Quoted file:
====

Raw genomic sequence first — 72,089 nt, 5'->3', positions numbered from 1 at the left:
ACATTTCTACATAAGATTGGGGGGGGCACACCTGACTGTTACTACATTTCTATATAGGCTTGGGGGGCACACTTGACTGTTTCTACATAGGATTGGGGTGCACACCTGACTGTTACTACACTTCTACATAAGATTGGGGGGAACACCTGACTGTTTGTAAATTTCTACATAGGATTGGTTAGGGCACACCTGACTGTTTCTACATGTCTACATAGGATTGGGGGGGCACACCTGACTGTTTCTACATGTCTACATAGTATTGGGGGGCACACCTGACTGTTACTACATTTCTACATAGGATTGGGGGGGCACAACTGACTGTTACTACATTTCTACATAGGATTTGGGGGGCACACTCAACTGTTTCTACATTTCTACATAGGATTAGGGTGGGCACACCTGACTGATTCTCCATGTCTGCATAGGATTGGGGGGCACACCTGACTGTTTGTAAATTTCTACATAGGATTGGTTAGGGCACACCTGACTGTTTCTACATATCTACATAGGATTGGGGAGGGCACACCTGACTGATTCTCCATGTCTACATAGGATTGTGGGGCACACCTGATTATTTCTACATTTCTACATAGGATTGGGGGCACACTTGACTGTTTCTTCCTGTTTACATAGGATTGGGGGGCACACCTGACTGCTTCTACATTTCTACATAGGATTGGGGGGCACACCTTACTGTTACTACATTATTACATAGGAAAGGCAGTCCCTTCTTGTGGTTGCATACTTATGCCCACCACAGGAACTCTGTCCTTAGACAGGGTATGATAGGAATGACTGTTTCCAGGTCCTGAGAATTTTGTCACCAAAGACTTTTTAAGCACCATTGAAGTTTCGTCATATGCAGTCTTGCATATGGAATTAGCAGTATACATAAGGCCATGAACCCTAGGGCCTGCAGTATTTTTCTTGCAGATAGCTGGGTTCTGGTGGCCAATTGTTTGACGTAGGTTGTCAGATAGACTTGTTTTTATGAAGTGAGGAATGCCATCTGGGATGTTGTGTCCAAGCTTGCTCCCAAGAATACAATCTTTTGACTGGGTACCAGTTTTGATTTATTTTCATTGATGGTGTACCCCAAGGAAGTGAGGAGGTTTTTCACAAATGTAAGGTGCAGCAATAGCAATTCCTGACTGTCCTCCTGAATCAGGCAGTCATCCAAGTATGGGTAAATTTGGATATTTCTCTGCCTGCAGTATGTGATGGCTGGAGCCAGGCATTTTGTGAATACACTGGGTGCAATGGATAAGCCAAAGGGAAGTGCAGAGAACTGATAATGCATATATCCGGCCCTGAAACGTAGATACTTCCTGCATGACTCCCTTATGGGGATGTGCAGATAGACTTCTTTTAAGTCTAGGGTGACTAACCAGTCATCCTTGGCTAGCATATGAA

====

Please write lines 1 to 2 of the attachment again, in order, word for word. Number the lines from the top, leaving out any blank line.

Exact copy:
Raw genomic sequence first — 72,089 nt, 5'->3', positions numbered from 1 at the left:
ACATTTCTACATAAGATTGGGGGGGGCACACCTGACTGTTACTACATTTCTATATAGGCTTGGGGGGCACACTTGACTGTTTCTACATAGGATTGGGGTGCACACCTGACTGTTACTACACTTCTACATAAGATTGGGGGGAACACCTGACTGTTTGTAAATTTCTACATAGGATTGGTTAGGGCACACCTGACTGTTTCTACATGTCTACATAGGATTGGGGGGGCACACCTGACTGTTTCTACATGTCTACATAGTATTGGGGGGCACACCTGACTGTTACTACATTTCTACATAGGATTGGGGGGGCACAACTGACTGTTACTACATTTCTACATAGGATTTGGGGGGCACACTCAACTGTTTCTACATTTCTACATAGGATTAGGGTGGGCACACCTGACTGATTCTCCATGTCTGCATAGGATTGGGGGGCACACCTGACTGTTTGTAAATTTCTACATAGGATTGGTTAGGGCACACCTGACTGTTTCTACATATCTACATAGGATTGGGGAGGGCACACCTGACTGATTCTCCATGTCTACATAGGATTGTGGGGCACACCTGATTATTTCTACATTTCTACATAGGATTGGGGGCACACTTGACTGTTTCTTCCTGTTTACATAGGATTGGGGGGCACACCTGACTGCTTCTACATTTCTACATAGGATTGGGGGGCACACCTTACTGTTACTACATTATTACATAGGAAAGGCAGTCCCTTCTTGTGGTTGCATACTTATGCCCACCACAGGAACTCTGTCCTTAGACAGGGTATGATAGGAATGACTGTTTCCAGGTCCTGAGAATTTTGTCACCAAAGACTTTTTAAGCACCATTGAAGTTTCGTCATATGCAGTCTTGCATATGGAATTAGCAGTATACATAAGGCCATGAACCCTAGGGCCTGCAGTATTTTTCTTGCAGATAGCTGGGTTCTGGTGGCCAATTGTTTGACGTAGGTTGTCAGATAGACTTGTTTTTATGAAGTGAGGAATGCCATCTGGGATGTTGTGTCCAAGCTTGCTCCCAAGAATACAATCTTTTGACTGGGTACCAGTTTTGATTTATTTTCATTGATGGTGTACCCCAAGGAAGTGAGGAGGTTTTTCACAAATGTAAGGTGCAGCAATAGCAATTCCTGACTGTCCTCCTGAATCAGGCAGTCATCCAAGTATGGGTAAATTTGGATATTTCTCTGCCTGCAGTATGTGATGGCTGGAGCCAGGCATTTTGTGAATACACTGGGTGCAATGGATAAGCCAAAGGGAAGTGCAGAGAACTGATAATGCATATATCCGGCCCTGAAACGTAGATACTTCCTGCATGACTCCCTTATGGGGATGTGCAGATAGACTTCTTTTAAGTCTAGGGTGACTAACCAGTCATCCTTGGCTAGCATATGAA